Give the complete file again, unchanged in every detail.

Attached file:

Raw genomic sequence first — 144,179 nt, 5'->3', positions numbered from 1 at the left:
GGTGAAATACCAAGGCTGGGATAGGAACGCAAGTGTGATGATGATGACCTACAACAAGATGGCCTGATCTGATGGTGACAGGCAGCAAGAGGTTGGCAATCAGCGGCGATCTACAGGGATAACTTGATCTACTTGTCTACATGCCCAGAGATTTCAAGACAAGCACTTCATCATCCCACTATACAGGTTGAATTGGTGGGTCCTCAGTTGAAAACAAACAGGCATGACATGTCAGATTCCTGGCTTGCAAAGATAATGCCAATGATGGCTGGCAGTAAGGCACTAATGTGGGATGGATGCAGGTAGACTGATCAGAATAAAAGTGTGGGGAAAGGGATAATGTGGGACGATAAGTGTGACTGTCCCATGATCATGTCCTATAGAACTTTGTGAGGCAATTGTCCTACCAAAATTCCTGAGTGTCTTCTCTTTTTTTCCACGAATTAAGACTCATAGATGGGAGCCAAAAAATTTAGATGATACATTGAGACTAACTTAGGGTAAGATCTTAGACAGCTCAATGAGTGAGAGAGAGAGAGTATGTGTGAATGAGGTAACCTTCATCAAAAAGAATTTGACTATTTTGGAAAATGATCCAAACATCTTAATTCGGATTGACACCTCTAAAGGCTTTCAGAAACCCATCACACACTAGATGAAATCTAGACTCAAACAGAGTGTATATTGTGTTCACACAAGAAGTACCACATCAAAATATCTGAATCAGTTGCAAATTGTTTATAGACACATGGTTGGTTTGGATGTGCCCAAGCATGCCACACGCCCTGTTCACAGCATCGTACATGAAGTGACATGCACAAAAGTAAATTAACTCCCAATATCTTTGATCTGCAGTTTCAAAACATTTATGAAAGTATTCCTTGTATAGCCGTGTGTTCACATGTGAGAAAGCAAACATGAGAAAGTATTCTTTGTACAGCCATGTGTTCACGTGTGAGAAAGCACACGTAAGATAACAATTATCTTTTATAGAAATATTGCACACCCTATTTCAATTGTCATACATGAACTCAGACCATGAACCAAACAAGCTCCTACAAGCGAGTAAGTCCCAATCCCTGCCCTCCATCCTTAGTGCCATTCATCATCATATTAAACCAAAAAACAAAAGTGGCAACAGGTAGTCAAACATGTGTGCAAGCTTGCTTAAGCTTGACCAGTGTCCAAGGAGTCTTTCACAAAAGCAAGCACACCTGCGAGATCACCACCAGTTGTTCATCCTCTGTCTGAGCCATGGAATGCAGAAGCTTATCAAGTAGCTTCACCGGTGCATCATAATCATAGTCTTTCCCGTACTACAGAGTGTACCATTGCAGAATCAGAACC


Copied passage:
Raw genomic sequence first — 144,179 nt, 5'->3', positions numbered from 1 at the left:
GGTGAAATACCAAGGCTGGGATAGGAACGCAAGTGTGATGATGATGACCTACAACAAGATGGCCTGATCTGATGGTGACAGGCAGCAAGAGGTTGGCAATCAGCGGCGATCTACAGGGATAACTTGATCTACTTGTCTACATGCCCAGAGATTTCAAGACAAGCACTTCATCATCCCACTATACAGGTTGAATTGGTGGGTCCTCAGTTGAAAACAAACAGGCATGACATGTCAGATTCCTGGCTTGCAAAGATAATGCCAATGATGGCTGGCAGTAAGGCACTAATGTGGGATGGATGCAGGTAGACTGATCAGAATAAAAGTGTGGGGAAAGGGATAATGTGGGACGATAAGTGTGACTGTCCCATGATCATGTCCTATAGAACTTTGTGAGGCAATTGTCCTACCAAAATTCCTGAGTGTCTTCTCTTTTTTTCCACGAATTAAGACTCATAGATGGGAGCCAAAAAATTTAGATGATACATTGAGACTAACTTAGGGTAAGATCTTAGACAGCTCAATGAGTGAGAGAGAGAGAGTATGTGTGAATGAGGTAACCTTCATCAAAAAGAATTTGACTATTTTGGAAAATGATCCAAACATCTTAATTCGGATTGACACCTCTAAAGGCTTTCAGAAACCCATCACACACTAGATGAAATCTAGACTCAAACAGAGTGTATATTGTGTTCACACAAGAAGTACCACATCAAAATATCTGAATCAGTTGCAAATTGTTTATAGACACATGGTTGGTTTGGATGTGCCCAAGCATGCCACACGCCCTGTTCACAGCATCGTACATGAAGTGACATGCACAAAAGTAAATTAACTCCCAATATCTTTGATCTGCAGTTTCAAAACATTTATGAAAGTATTCCTTGTATAGCCGTGTGTTCACATGTGAGAAAGCAAACATGAGAAAGTATTCTTTGTACAGCCATGTGTTCACGTGTGAGAAAGCACACGTAAGATAACAATTATCTTTTATAGAAATATTGCACACCCTATTTCAATTGTCATACATGAACTCAGACCATGAACCAAACAAGCTCCTACAAGCGAGTAAGTCCCAATCCCTGCCCTCCATCCTTAGTGCCATTCATCATCATATTAAACCAAAAAACAAAAGTGGCAACAGGTAGTCAAACATGTGTGCAAGCTTGCTTAAGCTTGACCAGTGTCCAAGGAGTCTTTCACAAAAGCAAGCACACCTGCGAGATCACCACCAGTTGTTCATCCTCTGTCTGAGCCATGGAATGCAGAAGCTTATCAAGTAGCTTCACCGGTGCATCATAATCATAGTCTTTCCCGTACTACAGAGTGTACCATTGCAGAATCAGAACC